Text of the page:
Students ask the tough questions at municipal election forum 

Kansas Rep. Brandon Whipple, left, and Mayor Jeff Longwell answer questions Sunday during a student-led forum for candidates in the Nov. 5 municipal elections. Whipple and Longwell are candidates for mayor of Wichita.

Morgan Anderson

Kansas Rep. Brandon Whipple, left, and Mayor Jeff Longwell answer questions Sunday during a student-led forum for candidates in the Nov. 5 municipal elections. Whipple and Longwell are candidates for mayor of Wichita.

While many of them are not yet old enough to vote, a group of high school and college students made their voices heard to candidates at a forum for upcoming local elections.

Mayor Jeff Longwell and challenger Brandon Whipple answered questions at the forum, which was held Sunday at Wichita’s Advanced Learning Library — a $38 million project that opened for business last year.

“The people who are running for election should have to answer questions from the people,” said Durell Gilmore, lead advocate and community organizer for Kansas Appleseed, a nonprofit that helped organize the forum.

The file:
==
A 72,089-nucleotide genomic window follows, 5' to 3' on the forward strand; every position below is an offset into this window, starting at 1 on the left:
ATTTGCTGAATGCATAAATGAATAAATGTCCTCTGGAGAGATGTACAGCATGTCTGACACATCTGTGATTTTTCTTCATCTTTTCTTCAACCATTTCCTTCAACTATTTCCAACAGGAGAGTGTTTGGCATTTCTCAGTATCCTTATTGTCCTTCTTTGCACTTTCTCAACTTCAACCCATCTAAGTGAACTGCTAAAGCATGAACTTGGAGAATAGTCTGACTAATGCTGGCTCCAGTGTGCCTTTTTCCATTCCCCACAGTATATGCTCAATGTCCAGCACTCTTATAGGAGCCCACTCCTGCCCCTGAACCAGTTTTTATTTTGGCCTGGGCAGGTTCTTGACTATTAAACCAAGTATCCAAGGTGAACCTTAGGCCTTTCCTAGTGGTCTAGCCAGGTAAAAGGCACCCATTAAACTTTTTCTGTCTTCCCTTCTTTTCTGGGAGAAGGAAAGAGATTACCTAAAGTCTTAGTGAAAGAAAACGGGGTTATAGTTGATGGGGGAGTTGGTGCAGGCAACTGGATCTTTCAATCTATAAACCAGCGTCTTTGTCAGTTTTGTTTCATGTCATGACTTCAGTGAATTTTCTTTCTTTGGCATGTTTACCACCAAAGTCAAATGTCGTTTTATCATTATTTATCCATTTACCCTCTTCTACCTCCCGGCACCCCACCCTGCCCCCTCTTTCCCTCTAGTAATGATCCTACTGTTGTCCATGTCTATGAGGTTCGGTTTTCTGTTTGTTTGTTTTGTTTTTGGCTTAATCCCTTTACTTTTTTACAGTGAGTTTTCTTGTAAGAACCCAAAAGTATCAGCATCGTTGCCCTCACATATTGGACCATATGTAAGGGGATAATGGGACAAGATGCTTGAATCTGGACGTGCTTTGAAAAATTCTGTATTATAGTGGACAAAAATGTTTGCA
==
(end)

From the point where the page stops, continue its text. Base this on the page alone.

Candidates answered questions from a broad range of topics at the forum, some of which were not specifically addressed last week at the first debate of the general election. Those topics included affordable housing, food insecurity and racism. 

Candidates seemed particularly caught off guard by a question about Immigration and Customs Enforcement (ICE). 

“If elected, will you work on a city ordinance to declare that WPD (Wichita Police Department) will be (focused) on keeping everyone safe instead of working with ICE?” a student asked, reading an audience-submitted question.

Neither candidate answered the question directly, instead focusing on the safety aspect. 

Partially because of the Law Enforcement Training Center at Wichita State, Longwell said, Wichita police officers are better equipped to handle daily issues. He said the length of their training has steadily increased over the years from nine weeks to nine months. 

“It’s a complicated process, and we want to make sure that we get them all of the right skills to ensure that we’re going to be able to keep this community safe,” Longwell said.

He also stressed the department’s recent hiring of a Spanish-speaking public information officer.

Whipple, a state representative from District 96, responded to the question by discussing a proposal to send social workers along with police officers on cases involving people with mental health issues.

“(A social worker) who has more experience in these situations might be able to read the situation differently and come out with a better outcome for everyone,” he said.

Sedgwick County and the City of Wichita are currently testing a program similar to Whipple’s proposal called the Integrated Care Team (ICT) that responds to 911 calls related to mental health. It features a law enforcement officer, a qualified mental health professional, and a paramedic.